Note that we still do not talk about (Google, Facebook etc) cookies here. We only talk about watching what users are typing (including backspace and corrections - an attacker can literally watch their thoughts via the global click-stream).
Level 3: Ad-revenue focused tracking of users and/or user behaviour (pseudonymized)
With this category, we are entering the area often described as surveillance capitalism: users are receiving cookies (if it’s a web based app) and or have unique IDs embedded in the app and these unique identifies (which are not tied to a person in the first place and hence are a ‘nym of the user) are being sent for nearly every network interaction. These IDs may (but not necessarily have to ) serve as authentication / authorization token ( see OAUTH 1,2, OpenID Connect) or may be purely auto-generated and simply serve for tracking actions users takes over the course of his day (so that the interest of a user may be extracted). These tracking IDs may then be forwarded and sold to aggregators.
While this may be acceptable to some users, since the techniques use pseudonymization, there is an implicit trap hidden in this approach: unique IDs are usually long enough so that they are unique globally (for example UUID strings). Thus, they can easily be correlated with real PII data and the pseudonymization vanishes instantly.
Level 4: Ad-revenue focused tracking of users and/or user behaviour (linked to person)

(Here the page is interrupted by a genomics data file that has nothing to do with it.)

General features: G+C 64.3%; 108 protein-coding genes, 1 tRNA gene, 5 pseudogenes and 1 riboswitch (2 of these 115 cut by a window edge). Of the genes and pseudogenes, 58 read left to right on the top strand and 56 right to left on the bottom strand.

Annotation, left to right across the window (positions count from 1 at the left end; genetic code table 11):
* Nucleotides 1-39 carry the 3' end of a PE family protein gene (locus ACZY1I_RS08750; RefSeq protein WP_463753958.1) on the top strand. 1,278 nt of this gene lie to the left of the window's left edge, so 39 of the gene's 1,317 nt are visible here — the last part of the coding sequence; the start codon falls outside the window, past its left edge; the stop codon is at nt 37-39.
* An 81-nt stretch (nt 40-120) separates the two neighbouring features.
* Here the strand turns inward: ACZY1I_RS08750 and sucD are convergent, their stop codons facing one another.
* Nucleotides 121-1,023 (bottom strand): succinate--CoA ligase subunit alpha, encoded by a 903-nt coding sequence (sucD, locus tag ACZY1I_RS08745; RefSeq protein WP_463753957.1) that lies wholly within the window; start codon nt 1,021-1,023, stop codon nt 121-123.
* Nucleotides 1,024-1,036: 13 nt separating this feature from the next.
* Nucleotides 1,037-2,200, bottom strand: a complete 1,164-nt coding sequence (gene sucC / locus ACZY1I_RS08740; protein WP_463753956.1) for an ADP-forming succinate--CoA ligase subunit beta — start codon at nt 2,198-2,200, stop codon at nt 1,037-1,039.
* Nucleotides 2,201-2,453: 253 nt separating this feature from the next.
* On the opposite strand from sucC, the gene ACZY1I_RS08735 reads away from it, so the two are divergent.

This category fits most non-open source commercial apps such as FB messenger, twitter, etc. (but it can occur as well in open source apps). The business model is to fully understand a user, his/her interests, his/her behaviour, location (-> location tracking), and very important - his/her circle of friends (contacts), etc. The “gold” in the app gold rush is a users’ interest and intent. In order to serve him/her adds better and faster (in the sub-millisecond range). Again, as in the previous category, these tracking IDs may then be forwarded and sold to aggregators.
We assume the vast majority of apps fall into this category.
Level 5: Full scale stealthy tracking (surveilling the spouse, kids, state actors, APT attacks, general surveillance, etc.)
This category would fit any technique which tries to secretly monitor as many actions on the whole smartphone (or potentially also via the smart phone on computers) of a person.
Example: kids tracking apps. Or hidden apps which check what your husband/wife is doing on his/her phone (and forwarding call logs , messages, etc.). State actors tracking dissidents, journalists or any chosen target also would use these techniques.
Often these apps can be identified by their extended permissions but not necessarily so. Well written apps in this category may be impossible to detect without major reverse engineering efforts.
Our work in the Tracking the Trackers project limits itself to Levels 3 and 4. We intentionally omit level 5, since this is a cat-and-mouse game with the attackers. It is rather trivial to change some behaviour for an attacker while our detection mechanism remains open source.
Section 2: an attacker’s perspective and a taxonomy
“There is nothing as practical as a good theory” – Kurt Lewin
This section builds upon the work of Pfitzmann and Hansen1 who did (to the author’s knowledge) the first thorough comparison of terminology in literature with respect to the concepts of anonymity, linkability, pseudonymity, etc. We believe that their work is a good framework for thought. It also hints at some connections to Shannon’s information theory and probability. However, the paper does not follow through on the maths.
The core insight of their work is that - if you include metadata of communication flows over the internet, and if you assume an attacker which can observe the whole network (passively)2, then true anonymity is nearly impossible to achieve for any regular app or program.